Vytorin Scripts Plummet

January 30, 2008
Pharmaceutical Executive

Volume 0, Issue 0

In the wake of the ENHANCE study, new prescriptions of the cholesterol-lowering drug Vytorin are dropping drastically, but calls to sales reps by physicians are on the rise.

New written prescriptions (NWRx) of Vytorin have taken a nose dive since Merck and Schering-Plough reported the results of their study that found that the drug worked no better at reducing arterial plaque than lower-cost alternatives.

According to new data from ImpactRX, market share of Vytorin stumbled from 17 percent at the start of the year to 4 percent as of last Wednesday. Meanwhile, new prescriptions of generic simvastatin, the market leader, have spiked from 30 percent to 44 percent share in that same period.

NWRx refers to treatment starts, add-ons, and switches and not renewals of existing prescriptions. Information is gathered at the doctors' office, unlike NRx, which tracks prescriptions refilled and new scrips being dispensed at the pharmacy.

The prescription volume drop is being compared with that of GSK's embattled diabetes drug, Avandia?even though there is no reported clinical safety issue in the case of Vytorin. "If there is any issue with Vytorin?whether it be efficacy issues or not?doctors know that they have a perfectly effective alternative in simvastatin, and they are switching," said Patrick Angelastro, senior vice president, strategic development at ImpactRx.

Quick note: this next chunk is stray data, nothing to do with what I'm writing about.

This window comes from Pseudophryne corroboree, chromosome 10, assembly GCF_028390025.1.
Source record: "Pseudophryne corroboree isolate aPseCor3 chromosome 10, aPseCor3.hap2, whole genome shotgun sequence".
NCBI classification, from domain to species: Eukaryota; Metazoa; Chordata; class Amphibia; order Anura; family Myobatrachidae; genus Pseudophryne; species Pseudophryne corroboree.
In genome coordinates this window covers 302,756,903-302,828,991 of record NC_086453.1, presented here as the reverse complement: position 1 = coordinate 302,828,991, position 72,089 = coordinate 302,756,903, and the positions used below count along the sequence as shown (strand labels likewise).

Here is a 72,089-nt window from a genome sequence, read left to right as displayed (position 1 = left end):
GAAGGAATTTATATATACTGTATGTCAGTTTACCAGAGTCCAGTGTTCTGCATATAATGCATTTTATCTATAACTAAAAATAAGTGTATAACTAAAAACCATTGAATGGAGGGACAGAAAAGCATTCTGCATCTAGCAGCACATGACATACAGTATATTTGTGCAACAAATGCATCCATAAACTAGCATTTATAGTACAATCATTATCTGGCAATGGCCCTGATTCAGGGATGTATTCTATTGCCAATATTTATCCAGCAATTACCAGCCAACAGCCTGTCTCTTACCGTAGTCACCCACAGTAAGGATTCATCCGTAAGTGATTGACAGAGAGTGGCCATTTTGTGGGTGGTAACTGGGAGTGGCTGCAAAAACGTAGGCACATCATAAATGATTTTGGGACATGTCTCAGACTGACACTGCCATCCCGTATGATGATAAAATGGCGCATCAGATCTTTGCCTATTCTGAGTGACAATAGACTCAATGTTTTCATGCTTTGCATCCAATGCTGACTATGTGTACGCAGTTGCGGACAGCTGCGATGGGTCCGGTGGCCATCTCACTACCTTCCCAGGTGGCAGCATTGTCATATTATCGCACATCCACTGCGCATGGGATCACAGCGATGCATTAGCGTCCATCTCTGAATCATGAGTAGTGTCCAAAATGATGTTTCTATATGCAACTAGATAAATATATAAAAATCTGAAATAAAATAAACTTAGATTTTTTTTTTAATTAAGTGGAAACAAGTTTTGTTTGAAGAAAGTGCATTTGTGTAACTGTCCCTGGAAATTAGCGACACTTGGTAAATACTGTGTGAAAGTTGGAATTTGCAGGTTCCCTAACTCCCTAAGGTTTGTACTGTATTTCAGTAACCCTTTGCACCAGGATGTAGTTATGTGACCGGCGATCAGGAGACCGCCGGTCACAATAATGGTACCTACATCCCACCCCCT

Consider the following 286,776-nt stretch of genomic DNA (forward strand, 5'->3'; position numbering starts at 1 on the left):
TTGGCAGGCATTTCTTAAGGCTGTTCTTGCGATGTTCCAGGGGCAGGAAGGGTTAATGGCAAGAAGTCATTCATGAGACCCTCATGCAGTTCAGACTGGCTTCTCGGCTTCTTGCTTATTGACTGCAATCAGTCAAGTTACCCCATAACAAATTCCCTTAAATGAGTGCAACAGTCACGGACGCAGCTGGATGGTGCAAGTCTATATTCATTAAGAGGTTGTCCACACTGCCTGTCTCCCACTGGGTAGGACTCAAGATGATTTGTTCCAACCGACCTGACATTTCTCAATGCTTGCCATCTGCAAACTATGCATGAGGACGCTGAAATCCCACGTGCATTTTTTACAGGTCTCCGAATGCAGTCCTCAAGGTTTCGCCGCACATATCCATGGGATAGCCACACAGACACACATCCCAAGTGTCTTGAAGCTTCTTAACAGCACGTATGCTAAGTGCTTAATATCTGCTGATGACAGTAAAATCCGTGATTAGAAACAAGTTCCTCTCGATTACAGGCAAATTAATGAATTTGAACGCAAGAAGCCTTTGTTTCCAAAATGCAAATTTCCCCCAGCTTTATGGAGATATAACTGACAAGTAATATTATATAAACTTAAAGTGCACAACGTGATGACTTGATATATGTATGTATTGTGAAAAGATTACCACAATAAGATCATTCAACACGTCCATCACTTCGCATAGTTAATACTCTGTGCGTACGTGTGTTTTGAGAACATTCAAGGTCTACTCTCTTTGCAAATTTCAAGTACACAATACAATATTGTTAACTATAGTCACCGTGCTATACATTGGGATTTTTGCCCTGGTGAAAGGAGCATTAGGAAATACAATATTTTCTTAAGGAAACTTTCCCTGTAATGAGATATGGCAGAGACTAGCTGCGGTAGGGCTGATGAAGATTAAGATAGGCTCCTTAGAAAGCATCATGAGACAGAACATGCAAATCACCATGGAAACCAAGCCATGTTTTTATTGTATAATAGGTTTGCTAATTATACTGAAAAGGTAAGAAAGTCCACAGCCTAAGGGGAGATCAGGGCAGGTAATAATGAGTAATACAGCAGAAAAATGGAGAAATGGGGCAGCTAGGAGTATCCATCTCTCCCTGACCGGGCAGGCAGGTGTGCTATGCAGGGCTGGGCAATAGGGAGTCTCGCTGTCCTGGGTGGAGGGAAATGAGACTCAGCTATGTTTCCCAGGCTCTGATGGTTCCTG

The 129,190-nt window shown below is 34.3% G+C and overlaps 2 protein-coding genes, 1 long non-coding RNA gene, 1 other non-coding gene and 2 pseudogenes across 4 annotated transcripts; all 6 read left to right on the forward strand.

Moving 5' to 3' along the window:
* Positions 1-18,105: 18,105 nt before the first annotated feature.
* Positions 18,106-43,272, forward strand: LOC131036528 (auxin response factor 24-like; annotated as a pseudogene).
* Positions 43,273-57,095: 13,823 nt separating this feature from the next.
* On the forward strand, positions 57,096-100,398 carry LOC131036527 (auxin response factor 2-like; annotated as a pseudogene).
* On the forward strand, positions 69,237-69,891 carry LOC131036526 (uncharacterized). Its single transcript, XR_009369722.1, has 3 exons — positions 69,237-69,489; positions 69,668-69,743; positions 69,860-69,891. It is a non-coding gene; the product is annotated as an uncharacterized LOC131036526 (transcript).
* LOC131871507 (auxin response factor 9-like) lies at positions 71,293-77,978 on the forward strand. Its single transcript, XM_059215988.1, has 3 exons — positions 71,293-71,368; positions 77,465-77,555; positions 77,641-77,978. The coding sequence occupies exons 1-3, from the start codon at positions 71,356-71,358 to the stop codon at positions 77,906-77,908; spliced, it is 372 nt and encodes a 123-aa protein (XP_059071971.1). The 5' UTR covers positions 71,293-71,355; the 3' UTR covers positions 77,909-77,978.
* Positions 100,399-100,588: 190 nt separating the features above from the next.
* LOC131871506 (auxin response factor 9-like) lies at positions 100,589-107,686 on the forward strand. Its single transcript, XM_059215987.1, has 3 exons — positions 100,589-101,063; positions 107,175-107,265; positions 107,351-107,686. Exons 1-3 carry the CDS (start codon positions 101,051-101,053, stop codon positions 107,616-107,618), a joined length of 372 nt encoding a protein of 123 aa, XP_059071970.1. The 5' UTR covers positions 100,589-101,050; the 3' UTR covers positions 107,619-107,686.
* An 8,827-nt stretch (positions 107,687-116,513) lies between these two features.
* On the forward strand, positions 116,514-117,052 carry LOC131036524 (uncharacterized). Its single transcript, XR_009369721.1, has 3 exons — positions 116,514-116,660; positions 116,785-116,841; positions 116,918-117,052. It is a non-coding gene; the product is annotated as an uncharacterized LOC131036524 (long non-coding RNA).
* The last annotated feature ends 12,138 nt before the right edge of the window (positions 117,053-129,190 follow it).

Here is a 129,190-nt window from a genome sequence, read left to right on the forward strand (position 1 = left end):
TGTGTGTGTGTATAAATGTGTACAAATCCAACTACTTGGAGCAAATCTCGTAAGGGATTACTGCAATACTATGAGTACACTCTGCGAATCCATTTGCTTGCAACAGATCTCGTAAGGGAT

Avandia lost approximately two-thirds of its NWRx share, eventually leveling off, but never rising. "This is similar to what we are seeing in Vytorin," Angelastro said.

Docs Want Answers
As new scrip writing has dropped, the number of requests by physicians for sales details has spiked since the Vytorin story broke. Between Jan. 13 and 21, Vytorin's share of details had increased from 28 percent to 39 percent, rivaling the amount of detail being done for Lipitor.

"It seems as if the doctors are providing the Vytorin reps more access than they had previously because they want to know more about what these ENHANCE results mean," Angelastro said. "This is not unlike what we saw after both the Avandia and the Vioxx situations. After Vioxx was withdrawn, we saw the drug's share of attention spike upwards because docs wanted to know what was going on?they were detailing a product that was no longer on the market."